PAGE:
President Clinton fired a back-to-school challenge to Republicans yesterday, urging that Congress pass a $25 billion plan to rebuild the nation's schools, while he helped Virginia Democrats launch their fall campaign.

At a 75-year-old public elementary school in Norfolk, Clinton pressed the GOP-controlled Congress to approve his construction financing program to aid communities nationwide in modernizing 6,000 schools. Then he picnicked with Sen. Charles S. Robb (D-Va.), sponsor of the school construction bill, Rep. Robert C. "Bobby" Scott (D-Va.) and Democratic legislative candidates.

Clinton's Labor Day swing opened an autumn offensive aimed at congressional Republicans returning to work today as well as at Virginia's Nov. 2 election. With all 140 seats at stake, Republicans are threatening to take over the General Assembly for the first time.

While Virginia Democrats have spent the summer pressing Republicans on transportation issues, both state parties expect the elections will reflect the national debate on education as the fall campaign develops.

Labor Day saw Democrats and Republicans addressing education issues at picnics and national news conferences.

"I'm not against cutting taxes, but I think we ought to take care of the big, long-term challenges of America," Clinton told a crowd of 1,000 at Coleman Place Elementary School in Norfolk, casting the budget showdown with congressional Republicans seeking a $792 billion tax cut as a once-in-a-generation fight over what to do with the nation's surplus.

The GOP plan could halve some federal education aid programs, said Clinton, who has promised to veto the tax cut. "It means larger classes, fewer students, more trailers and more leaky roofs," said the president, who donned a hard hat to help build a school computer table by driving a dozen screws.

One-third of U.S. public schools need extensive repair or replacement, according to the General Accounting Office, which estimates a $112 billion repair bill.

Virginia Democrats expect to outline an education agenda this week that includes school construction funding, higher teacher pay, 2,000 new teachers to cut class sizes from elementary through high schools, more school police and counselors and a "zero tolerance" policy on guns in schools.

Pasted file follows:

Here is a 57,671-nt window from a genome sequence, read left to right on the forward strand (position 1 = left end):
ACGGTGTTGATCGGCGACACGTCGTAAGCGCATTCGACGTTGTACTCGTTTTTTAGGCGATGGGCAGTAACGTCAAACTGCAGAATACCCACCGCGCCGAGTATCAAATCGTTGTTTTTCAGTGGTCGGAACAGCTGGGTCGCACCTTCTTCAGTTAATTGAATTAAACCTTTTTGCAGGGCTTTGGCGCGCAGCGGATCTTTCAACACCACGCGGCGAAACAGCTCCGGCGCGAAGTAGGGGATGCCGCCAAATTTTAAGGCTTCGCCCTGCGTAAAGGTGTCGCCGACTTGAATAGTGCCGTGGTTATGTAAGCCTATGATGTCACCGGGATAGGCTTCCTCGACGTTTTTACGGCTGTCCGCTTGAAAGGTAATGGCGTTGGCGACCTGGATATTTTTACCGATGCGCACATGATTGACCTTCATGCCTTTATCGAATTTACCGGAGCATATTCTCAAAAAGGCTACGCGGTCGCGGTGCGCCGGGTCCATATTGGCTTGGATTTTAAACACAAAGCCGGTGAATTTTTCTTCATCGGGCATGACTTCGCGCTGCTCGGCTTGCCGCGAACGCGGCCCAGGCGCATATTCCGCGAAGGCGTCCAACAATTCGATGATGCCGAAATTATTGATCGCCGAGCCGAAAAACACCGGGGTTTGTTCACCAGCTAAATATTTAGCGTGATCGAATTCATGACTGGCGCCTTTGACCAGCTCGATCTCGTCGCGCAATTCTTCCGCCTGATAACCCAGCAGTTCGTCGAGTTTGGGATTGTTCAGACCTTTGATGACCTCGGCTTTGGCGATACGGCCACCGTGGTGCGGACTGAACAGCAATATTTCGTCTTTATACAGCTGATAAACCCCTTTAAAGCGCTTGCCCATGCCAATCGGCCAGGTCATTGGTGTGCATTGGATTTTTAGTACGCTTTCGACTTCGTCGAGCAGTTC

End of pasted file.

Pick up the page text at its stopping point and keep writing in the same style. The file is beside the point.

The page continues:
At the school and later at Scott's 23rd annual picnic, on a gray, windswept afternoon in nearby Newport News, Clinton stood with Robb and Scott and a dozen state legislators, showcasing "broad and deep support" for the Democrats' education agenda.

Clinton delivered a hearty endorsement of Robb, boosting his 2000 reelection effort against former governor George Allen (R). He praised Robb, saying, "He has always stood up for you. . . . Next time the election rolls around, I want you to stand up for him."

Clinton also delivered a thank-you to Scott, one of his most articulate supporters on the House Judiciary Committee during last year's impeachment debate.

State Sen. J. Randy Forbes (Chesapeake), chairman of the Republican Party in Virginia, jabbed at Clinton and Robb, saying that "with our children going back to school, it's an appropriate time for both parties to roll out the role models."

"Certainly I think Mr. Clinton and Mr. Robb are their [Democrats'] role models, and we're happy to compare them with ours, Governor Jim Gilmore and former governor George Allen, any day," Forbes said.

Republicans have endorsed Gilmore's long-standing pledges to hire 4,000 more teachers, improve school safety, expand early reading and alternative teacher licensing and spend $510 million to raise education standards.

Like the Democrats, Republicans were busy at holiday picnics, where they turned out with their families and campaign staffs to eat barbecue and shake hands. In Mount Vernon, candidates mingled with crowds outside Good Shepherd Catholic Church during its annual International Festival.

Campaign stickers were plastered on shirt fronts, and candidates--their faces glowing with perspiration--shook hands with hundreds of supporters.

"I've moved some of your signs so they're more visible," campaign volunteer Rose Marie Cauthers told Republican legislative candidate Scott T. Klein.

"Well, thank you!" Klein said, reaching out his hand. A 34-year-old native of the area, where he was student body president of his high school and an Eagle scout, Klein is running against Kristen J. Amundson (D) for the 44th District delegate's seat being vacated by Del. Linda T. "Toddy" Puller (D-Fairfax).

Shaking hands with a stream of well-wishers nearby was Republican Daniel Rinzel, who is running against Puller for the 36th District Senate seat in Fairfax being vacated by retiring Sen. Joseph V. Gartlan Jr. (D).

"The Democrats push for new [education] programs with new names attached, as opposed to getting end results, to setting high standards and making sure that children are prepared for the real world," Klein said.

Like Klein, Rinzel said education was a chief focus of his campaign. "Where have Democrats in the state put education?" he asked. "All they've been talking about is traffic, traffic, traffic. The silence on education has been noticeable. For me, it's the most important thing."

Hsu reported from Norfolk and Smith from Mount Vernon.

CAPTION: President Clinton walks between class trailers with student Le'Shia Jamison during a visit to Norfolk to promote school rebuilding programs.